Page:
A Divinity III: Stalinverse Tie-In that continues their streak of worthy comics.
Valiant has been on a roll lately, their signature events have been fantastic, full of drama, action and stellar, long-lasting characterization. I’ve particularly loved Matt Kindt and Trevor Hairsine’s work on Divinity, introducing new characters with vast powers affecting the fabric of reality in the Valiant Universe, yet in a grounded and character-focused way. Divinity is the epitome of a high-concept comic executed perfectly.
Valiant is in the midst of Divinity III: Stalinverse, an Elseworlds-like tale of the USSR ruling the world. With event comics, it seems that every property must tie into the event somehow. Normally, the tie-ins rarely focus on the event, but also seem meaningless to the direction of the arc. Thankfully for us, Valiant has been crushing their tie-ins!
I love Archer and Armstrong, I find them light-hearted, fun and compelling, especially when many other comics take a grim approach to superheroics, so I was interested in seeing how Eliot Rahal and Francis Portela could invert the Archer and Armstrong relationship and mine depth and drama out of a wildly different landscape. The result is something new and refreshing, a different take on 2 of my favorite heroes that feels organic. Valiant has continued their hot streak!
Escape from Gulag 396 is written by Eliot Rahal and illustrated by Francis Portela, and they get a limited page count to define the A&A relationship in a Russian controlled world. Tagging on at the end is a backup story written by Matt Kindt and illustrated by Juan Jose Ryp, “The Origin of the Pioneer.”
Eliot Rahal absolutely gets pseudo-Archer. With a limited page count he is able to provide a fully fleshed out Archer, who ministers to his “congregation,” the rest of the prisoners. Archer’s faith is called into question by the commandant, leading to Archer and Armstrong’s first meeting. I thought the writing was perfect and Portela used multiple pictures within pictures to further demonstrate Archer’s faith and dedication. The only weak link was Armstrong’s characterization (surprisingly!). Normally, Archer’s motivations are more one-note and Armstrong is the morally challenged, compelling character; but Armstrong is almost devoid of charm here. Last minute twist aside – which was a nice surprise, the page count and back story limited Armstrong’s dialogue to basically a whiny, soup sandwich. I hope Valiant gives this creative team another chance to finish this story and give Armstrong some redemption.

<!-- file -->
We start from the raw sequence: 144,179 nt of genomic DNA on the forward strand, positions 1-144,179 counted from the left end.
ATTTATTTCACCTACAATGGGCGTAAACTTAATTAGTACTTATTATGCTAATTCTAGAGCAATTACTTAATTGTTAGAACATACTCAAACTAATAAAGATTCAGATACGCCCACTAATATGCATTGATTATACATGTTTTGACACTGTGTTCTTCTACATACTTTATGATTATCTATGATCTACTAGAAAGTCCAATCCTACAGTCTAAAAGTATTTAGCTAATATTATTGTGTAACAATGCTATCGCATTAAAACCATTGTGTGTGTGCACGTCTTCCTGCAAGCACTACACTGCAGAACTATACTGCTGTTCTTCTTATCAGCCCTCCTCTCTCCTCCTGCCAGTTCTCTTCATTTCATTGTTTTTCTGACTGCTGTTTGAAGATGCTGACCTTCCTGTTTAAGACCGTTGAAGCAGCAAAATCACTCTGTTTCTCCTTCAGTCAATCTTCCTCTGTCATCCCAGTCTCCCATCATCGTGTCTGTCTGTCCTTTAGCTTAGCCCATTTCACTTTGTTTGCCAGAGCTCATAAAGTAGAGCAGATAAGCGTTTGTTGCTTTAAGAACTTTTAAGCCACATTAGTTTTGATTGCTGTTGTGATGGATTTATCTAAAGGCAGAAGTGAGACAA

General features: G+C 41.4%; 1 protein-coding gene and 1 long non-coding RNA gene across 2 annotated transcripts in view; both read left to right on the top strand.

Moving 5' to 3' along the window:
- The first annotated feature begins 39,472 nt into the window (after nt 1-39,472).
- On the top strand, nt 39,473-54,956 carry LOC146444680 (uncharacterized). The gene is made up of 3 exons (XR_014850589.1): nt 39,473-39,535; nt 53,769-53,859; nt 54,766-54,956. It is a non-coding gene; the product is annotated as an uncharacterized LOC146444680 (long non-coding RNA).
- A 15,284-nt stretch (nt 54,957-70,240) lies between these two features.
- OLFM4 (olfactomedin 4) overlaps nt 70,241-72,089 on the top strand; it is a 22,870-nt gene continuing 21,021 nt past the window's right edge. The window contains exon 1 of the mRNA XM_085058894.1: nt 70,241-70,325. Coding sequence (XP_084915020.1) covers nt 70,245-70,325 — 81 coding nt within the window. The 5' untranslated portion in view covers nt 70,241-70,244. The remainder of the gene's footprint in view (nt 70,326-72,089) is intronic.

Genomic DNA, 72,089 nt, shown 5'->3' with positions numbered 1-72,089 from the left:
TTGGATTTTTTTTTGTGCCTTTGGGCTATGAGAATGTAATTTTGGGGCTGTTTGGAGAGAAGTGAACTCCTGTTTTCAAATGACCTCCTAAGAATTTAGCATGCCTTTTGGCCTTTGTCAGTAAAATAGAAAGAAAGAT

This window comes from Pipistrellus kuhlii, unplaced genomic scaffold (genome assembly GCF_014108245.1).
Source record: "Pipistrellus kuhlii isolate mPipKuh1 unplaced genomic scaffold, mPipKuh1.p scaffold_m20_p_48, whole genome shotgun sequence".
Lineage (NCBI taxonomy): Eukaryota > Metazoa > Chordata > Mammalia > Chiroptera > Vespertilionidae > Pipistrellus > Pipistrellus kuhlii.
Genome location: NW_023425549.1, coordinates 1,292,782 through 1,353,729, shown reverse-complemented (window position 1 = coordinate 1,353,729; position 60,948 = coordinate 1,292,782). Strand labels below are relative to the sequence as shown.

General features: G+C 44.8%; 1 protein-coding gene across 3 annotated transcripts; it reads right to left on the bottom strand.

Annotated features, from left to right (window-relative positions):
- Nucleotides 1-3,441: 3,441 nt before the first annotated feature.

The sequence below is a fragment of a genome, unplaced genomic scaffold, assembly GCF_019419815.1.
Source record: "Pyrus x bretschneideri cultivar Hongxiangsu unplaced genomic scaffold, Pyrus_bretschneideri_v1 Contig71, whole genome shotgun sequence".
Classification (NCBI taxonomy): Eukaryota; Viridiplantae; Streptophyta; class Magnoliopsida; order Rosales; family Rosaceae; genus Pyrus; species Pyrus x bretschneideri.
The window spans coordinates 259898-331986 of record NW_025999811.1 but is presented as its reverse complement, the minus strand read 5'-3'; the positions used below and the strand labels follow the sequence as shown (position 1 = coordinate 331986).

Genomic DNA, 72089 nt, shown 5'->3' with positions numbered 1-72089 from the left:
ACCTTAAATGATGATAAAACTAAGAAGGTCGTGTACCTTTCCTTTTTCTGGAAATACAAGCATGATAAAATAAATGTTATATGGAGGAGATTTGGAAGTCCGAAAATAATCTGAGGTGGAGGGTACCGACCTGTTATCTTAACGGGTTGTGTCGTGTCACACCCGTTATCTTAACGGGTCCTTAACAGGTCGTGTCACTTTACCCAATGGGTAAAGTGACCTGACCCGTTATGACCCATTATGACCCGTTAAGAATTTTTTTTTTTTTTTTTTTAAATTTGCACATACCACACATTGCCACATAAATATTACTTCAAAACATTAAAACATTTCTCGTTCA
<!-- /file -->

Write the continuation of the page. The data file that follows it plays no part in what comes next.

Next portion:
“The Origin of the Pioneer” is an intriguing, but limited, back story, about a character, possibly superhuman, fighting the army that killed her tribe in the waning days of World War II. Kindt provides the barest glimpse of a compelling character, unfortunately, the page count forces his hand and he has to rush to get the character involved in a war. I’m interested to see where this “Wonder Woman” like character goes in the future, and Valiant certainly has room for another female superhero in their pantheon of heroes. I’ve heard rumors that they are pushing the Pioneer into bigger and better things, with a superstar writer like Kindt writing the origin, the future definitely looks bright for the character.
I did want to mention the art, both good and bad. Portela does an excellent job at conveying emotions and depicting the kindness and generosity that imbues Archer’s spirit, however, the only face that looked remotely human was Archer’s. Every other face looked like something you would see in a carnival’s house of mirrors, the faces just looked off. Thankfully, Portela maximized the script and used limited speech to convey multiple emotions. He really carried the middle portion of the Archer and Armstrong adventure. Juan Jose Ryp, on the other hand, is a phenomenal talent and everything he draws is beautiful. Ryp is at his best drawing action scenes, but I’m convinced he could illustrate paint drying and make me want to buy it. While Portela’s facial descriptions leave a little to be desired, his storytelling combined with Ryp’s knockout art make for an above-average comic experience.
For a tie-in to a major comic event, Escape From Gulag 396 was better than I expected, it fleshes out the Divinity III: Stalinverse landscape, both past and present, and provides a compelling introduction for some of Valiant’s biggest heroes. I wish Valiant had given the book more space to flesh out the two stories – Armstrong in particular needs additional characterization, but this book is definitely worthy of a purchase.
- Archer’s characterization
- Valiant is making their own Wonder Woman
- Fleshes out Divinity III: Stalinverse with fantastic art from Juan Jose Ryp
- Needs more pages to breathe and develop – the small page count demands constant action for any sort of resolution
- Character development is wanting